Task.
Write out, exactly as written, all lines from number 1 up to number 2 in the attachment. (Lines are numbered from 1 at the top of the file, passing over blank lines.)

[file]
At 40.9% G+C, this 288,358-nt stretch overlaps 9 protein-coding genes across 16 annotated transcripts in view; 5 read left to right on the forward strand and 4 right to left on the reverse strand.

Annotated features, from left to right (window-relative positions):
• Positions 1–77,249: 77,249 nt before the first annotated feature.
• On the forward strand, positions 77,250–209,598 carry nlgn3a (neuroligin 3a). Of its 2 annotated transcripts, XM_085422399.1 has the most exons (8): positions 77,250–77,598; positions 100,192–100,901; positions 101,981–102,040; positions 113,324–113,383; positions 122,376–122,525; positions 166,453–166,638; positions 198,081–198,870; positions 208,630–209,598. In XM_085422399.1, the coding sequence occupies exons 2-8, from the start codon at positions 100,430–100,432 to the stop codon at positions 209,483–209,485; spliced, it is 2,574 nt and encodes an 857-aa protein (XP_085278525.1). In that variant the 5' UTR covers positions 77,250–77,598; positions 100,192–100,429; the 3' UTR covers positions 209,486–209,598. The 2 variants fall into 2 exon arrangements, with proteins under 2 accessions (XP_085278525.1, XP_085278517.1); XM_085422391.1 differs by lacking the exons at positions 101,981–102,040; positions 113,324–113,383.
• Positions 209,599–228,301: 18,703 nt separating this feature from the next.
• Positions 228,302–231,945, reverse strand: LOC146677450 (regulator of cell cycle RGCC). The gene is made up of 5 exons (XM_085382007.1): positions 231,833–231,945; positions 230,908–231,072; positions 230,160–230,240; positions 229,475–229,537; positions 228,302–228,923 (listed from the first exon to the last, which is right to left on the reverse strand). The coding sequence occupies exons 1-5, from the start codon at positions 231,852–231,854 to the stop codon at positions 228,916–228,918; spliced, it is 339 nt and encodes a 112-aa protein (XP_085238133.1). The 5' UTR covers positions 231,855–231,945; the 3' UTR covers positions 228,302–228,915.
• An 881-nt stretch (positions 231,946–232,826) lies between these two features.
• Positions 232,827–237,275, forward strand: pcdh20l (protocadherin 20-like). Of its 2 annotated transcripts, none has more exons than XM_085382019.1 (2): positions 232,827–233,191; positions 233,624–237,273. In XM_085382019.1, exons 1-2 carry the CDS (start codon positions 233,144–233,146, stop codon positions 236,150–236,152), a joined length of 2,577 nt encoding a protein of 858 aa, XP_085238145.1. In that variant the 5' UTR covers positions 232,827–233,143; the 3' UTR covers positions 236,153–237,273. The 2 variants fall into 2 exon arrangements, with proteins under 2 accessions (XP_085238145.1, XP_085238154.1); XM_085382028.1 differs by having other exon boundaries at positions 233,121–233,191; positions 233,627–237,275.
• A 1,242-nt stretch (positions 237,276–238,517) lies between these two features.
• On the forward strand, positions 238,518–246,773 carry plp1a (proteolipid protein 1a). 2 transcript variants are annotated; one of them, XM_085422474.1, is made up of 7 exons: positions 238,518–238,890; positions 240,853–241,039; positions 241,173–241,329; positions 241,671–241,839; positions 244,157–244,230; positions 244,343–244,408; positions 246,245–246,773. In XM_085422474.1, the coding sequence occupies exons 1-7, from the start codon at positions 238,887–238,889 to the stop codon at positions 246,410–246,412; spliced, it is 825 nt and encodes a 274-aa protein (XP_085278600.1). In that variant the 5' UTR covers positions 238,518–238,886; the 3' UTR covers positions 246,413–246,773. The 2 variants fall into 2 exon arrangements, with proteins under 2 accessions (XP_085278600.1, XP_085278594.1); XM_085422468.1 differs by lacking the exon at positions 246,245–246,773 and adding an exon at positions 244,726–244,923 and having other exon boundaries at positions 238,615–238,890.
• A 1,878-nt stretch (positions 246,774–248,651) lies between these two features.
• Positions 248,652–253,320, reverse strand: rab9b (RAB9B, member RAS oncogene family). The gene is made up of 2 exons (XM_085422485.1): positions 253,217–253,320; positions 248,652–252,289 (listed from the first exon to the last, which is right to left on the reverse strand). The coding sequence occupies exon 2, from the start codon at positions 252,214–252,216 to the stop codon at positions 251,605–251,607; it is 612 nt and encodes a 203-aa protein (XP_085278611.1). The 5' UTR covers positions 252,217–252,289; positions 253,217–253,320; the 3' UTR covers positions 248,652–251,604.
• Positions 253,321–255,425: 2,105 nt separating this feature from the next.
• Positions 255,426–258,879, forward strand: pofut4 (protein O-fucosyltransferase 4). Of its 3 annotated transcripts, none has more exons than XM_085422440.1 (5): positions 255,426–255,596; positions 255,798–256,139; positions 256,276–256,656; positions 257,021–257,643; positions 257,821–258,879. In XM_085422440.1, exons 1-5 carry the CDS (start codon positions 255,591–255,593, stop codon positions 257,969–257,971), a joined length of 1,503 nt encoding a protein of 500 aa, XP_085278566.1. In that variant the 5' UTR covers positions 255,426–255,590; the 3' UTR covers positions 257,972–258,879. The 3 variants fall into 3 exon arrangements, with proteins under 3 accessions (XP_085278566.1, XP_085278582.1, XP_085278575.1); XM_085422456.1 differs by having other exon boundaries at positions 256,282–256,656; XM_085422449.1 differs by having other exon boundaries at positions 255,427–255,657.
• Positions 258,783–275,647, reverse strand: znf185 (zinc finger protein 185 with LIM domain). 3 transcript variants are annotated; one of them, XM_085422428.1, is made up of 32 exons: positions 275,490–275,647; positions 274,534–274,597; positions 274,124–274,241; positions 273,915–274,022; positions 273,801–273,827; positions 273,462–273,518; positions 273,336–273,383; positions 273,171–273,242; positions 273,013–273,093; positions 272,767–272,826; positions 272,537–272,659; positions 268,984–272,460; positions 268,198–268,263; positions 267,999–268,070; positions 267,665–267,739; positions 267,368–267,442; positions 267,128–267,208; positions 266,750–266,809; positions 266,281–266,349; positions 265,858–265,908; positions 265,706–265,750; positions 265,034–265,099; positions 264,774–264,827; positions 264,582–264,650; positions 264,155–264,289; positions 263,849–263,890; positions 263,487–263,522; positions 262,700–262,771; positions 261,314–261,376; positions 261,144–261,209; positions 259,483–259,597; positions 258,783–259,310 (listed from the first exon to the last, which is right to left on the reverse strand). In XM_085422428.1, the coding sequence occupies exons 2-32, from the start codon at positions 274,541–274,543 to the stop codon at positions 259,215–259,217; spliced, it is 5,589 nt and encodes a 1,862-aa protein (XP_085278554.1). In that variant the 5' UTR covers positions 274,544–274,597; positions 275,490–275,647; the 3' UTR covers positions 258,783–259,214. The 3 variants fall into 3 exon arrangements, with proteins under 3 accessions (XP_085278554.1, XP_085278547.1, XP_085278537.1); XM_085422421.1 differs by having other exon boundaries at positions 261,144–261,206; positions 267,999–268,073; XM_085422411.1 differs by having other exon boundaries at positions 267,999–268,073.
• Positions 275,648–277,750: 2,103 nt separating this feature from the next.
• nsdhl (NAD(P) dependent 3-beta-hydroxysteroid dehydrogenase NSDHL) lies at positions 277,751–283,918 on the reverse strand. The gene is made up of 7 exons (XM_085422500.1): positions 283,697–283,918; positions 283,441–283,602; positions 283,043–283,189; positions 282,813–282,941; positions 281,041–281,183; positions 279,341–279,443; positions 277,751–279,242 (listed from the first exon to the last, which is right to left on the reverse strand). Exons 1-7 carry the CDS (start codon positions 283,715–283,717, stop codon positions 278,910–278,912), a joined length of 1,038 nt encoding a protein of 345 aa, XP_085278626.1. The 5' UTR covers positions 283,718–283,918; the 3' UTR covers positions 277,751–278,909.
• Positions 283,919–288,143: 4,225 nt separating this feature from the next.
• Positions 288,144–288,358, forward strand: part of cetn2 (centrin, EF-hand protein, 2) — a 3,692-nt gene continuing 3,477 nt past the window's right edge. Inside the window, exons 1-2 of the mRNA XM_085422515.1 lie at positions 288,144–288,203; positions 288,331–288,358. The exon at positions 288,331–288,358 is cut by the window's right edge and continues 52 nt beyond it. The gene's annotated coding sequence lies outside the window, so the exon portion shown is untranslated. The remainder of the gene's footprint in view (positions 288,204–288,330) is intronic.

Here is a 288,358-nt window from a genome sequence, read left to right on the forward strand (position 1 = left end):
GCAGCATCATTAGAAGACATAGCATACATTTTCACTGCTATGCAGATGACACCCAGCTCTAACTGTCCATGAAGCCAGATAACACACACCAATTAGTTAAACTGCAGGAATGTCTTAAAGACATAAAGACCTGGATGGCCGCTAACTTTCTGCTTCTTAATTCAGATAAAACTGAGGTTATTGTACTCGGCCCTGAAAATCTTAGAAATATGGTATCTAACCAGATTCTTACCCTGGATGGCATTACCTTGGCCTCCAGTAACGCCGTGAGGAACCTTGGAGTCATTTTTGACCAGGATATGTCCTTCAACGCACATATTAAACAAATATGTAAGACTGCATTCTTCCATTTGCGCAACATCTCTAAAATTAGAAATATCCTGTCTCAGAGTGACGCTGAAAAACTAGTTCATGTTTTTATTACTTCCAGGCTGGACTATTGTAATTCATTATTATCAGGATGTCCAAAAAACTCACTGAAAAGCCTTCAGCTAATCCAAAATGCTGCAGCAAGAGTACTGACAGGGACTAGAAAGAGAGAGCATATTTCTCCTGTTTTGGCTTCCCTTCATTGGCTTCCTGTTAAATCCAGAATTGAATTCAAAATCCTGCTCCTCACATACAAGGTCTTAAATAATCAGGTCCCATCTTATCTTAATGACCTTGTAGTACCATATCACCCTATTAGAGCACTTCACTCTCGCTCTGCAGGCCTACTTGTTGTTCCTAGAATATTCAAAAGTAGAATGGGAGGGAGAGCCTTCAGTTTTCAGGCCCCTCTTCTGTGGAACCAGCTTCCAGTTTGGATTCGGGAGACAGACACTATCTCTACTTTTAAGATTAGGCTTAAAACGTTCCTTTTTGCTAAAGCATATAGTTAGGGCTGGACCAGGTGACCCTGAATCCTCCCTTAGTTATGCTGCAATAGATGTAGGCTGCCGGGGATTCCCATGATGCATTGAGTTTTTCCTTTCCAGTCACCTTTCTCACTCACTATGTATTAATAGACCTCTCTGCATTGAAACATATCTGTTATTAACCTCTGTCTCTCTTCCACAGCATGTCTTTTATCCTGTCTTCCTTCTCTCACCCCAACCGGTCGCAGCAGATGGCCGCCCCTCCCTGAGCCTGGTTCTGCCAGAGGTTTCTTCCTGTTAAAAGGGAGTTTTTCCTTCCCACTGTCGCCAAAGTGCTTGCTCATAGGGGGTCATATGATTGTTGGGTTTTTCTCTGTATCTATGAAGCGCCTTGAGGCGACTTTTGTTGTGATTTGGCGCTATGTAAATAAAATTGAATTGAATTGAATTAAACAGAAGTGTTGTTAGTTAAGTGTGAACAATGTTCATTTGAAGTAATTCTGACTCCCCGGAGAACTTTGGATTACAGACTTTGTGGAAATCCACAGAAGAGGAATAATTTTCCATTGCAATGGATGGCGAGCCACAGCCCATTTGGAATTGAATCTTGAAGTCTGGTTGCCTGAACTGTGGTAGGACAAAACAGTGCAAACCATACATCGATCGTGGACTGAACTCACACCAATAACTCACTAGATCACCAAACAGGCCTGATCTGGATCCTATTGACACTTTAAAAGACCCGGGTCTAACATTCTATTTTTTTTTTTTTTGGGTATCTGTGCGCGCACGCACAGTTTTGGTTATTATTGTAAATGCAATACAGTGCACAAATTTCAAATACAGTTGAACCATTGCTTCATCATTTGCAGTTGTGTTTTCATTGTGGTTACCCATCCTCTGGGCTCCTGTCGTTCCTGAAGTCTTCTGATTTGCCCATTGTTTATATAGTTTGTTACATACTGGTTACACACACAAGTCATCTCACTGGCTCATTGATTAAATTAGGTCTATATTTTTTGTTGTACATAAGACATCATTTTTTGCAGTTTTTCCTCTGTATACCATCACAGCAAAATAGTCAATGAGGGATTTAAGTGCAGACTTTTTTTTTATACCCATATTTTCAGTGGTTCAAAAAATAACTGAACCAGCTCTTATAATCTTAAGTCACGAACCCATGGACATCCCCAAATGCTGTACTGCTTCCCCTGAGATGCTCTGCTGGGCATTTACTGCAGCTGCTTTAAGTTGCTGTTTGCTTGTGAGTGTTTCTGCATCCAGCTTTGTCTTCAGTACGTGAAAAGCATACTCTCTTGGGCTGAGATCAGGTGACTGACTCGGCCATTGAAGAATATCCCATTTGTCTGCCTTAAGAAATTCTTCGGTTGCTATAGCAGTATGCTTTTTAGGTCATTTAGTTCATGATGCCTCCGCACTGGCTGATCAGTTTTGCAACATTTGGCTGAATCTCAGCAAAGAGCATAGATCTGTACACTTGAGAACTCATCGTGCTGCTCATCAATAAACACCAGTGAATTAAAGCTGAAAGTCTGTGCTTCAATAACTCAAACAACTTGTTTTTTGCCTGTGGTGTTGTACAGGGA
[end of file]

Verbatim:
At 40.9% G+C, this 288,358-nt stretch overlaps 9 protein-coding genes across 16 annotated transcripts in view; 5 read left to right on the forward strand and 4 right to left on the reverse strand.

Annotated features, from left to right (window-relative positions):